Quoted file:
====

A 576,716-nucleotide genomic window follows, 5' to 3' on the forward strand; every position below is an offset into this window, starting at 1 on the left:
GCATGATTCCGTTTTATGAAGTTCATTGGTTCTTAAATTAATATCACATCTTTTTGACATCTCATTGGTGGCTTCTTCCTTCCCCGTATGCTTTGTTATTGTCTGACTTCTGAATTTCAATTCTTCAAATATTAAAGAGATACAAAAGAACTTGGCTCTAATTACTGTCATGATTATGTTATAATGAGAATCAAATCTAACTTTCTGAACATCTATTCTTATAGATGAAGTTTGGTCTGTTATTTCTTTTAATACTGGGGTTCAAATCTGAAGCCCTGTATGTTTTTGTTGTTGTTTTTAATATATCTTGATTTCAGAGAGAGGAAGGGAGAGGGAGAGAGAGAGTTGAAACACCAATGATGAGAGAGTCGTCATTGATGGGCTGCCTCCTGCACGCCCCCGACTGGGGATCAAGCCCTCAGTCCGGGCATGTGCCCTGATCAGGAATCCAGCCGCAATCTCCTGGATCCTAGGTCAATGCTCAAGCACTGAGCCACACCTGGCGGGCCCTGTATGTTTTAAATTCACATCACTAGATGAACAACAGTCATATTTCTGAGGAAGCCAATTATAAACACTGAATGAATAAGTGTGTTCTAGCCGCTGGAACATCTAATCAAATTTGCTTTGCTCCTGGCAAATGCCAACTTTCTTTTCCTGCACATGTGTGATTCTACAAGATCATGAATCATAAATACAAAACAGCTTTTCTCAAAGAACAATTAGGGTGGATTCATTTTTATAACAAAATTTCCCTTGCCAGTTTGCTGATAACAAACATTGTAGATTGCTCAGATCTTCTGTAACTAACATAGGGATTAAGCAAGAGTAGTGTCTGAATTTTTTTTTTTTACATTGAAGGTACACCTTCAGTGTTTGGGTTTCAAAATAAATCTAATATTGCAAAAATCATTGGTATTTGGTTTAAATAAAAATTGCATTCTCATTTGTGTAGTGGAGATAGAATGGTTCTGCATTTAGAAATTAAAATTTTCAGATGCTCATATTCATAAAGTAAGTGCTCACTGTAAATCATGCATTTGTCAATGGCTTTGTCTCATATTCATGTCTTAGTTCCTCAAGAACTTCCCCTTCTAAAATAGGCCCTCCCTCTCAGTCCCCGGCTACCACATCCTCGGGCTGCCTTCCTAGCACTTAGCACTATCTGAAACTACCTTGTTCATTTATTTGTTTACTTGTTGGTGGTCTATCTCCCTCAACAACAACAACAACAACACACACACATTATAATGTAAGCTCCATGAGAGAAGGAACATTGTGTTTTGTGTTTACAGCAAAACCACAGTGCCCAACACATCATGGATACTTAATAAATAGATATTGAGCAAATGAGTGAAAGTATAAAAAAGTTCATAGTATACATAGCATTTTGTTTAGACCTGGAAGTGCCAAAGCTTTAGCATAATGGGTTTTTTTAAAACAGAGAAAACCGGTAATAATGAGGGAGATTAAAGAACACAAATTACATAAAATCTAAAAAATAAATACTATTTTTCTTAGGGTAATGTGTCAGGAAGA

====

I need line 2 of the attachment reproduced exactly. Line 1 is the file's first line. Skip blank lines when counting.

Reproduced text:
GCATGATTCCGTTTTATGAAGTTCATTGGTTCTTAAATTAATATCACATCTTTTTGACATCTCATTGGTGGCTTCTTCCTTCCCCGTATGCTTTGTTATTGTCTGACTTCTGAATTTCAATTCTTCAAATATTAAAGAGATACAAAAGAACTTGGCTCTAATTACTGTCATGATTATGTTATAATGAGAATCAAATCTAACTTTCTGAACATCTATTCTTATAGATGAAGTTTGGTCTGTTATTTCTTTTAATACTGGGGTTCAAATCTGAAGCCCTGTATGTTTTTGTTGTTGTTTTTAATATATCTTGATTTCAGAGAGAGGAAGGGAGAGGGAGAGAGAGAGTTGAAACACCAATGATGAGAGAGTCGTCATTGATGGGCTGCCTCCTGCACGCCCCCGACTGGGGATCAAGCCCTCAGTCCGGGCATGTGCCCTGATCAGGAATCCAGCCGCAATCTCCTGGATCCTAGGTCAATGCTCAAGCACTGAGCCACACCTGGCGGGCCCTGTATGTTTTAAATTCACATCACTAGATGAACAACAGTCATATTTCTGAGGAAGCCAATTATAAACACTGAATGAATAAGTGTGTTCTAGCCGCTGGAACATCTAATCAAATTTGCTTTGCTCCTGGCAAATGCCAACTTTCTTTTCCTGCACATGTGTGATTCTACAAGATCATGAATCATAAATACAAAACAGCTTTTCTCAAAGAACAATTAGGGTGGATTCATTTTTATAACAAAATTTCCCTTGCCAGTTTGCTGATAACAAACATTGTAGATTGCTCAGATCTTCTGTAACTAACATAGGGATTAAGCAAGAGTAGTGTCTGAATTTTTTTTTTTTACATTGAAGGTACACCTTCAGTGTTTGGGTTTCAAAATAAATCTAATATTGCAAAAATCATTGGTATTTGGTTTAAATAAAAATTGCATTCTCATTTGTGTAGTGGAGATAGAATGGTTCTGCATTTAGAAATTAAAATTTTCAGATGCTCATATTCATAAAGTAAGTGCTCACTGTAAATCATGCATTTGTCAATGGCTTTGTCTCATATTCATGTCTTAGTTCCTCAAGAACTTCCCCTTCTAAAATAGGCCCTCCCTCTCAGTCCCCGGCTACCACATCCTCGGGCTGCCTTCCTAGCACTTAGCACTATCTGAAACTACCTTGTTCATTTATTTGTTTACTTGTTGGTGGTCTATCTCCCTCAACAACAACAACAACAACACACACACATTATAATGTAAGCTCCATGAGAGAAGGAACATTGTGTTTTGTGTTTACAGCAAAACCACAGTGCCCAACACATCATGGATACTTAATAAATAGATATTGAGCAAATGAGTGAAAGTATAAAAAAGTTCATAGTATACATAGCATTTTGTTTAGACCTGGAAGTGCCAAAGCTTTAGCATAATGGGTTTTTTTAAAACAGAGAAAACCGGTAATAATGAGGGAGATTAAAGAACACAAATTACATAAAATCTAAAAAATAAATACTATTTTTCTTAGGGTAATGTGTCAGGAAGA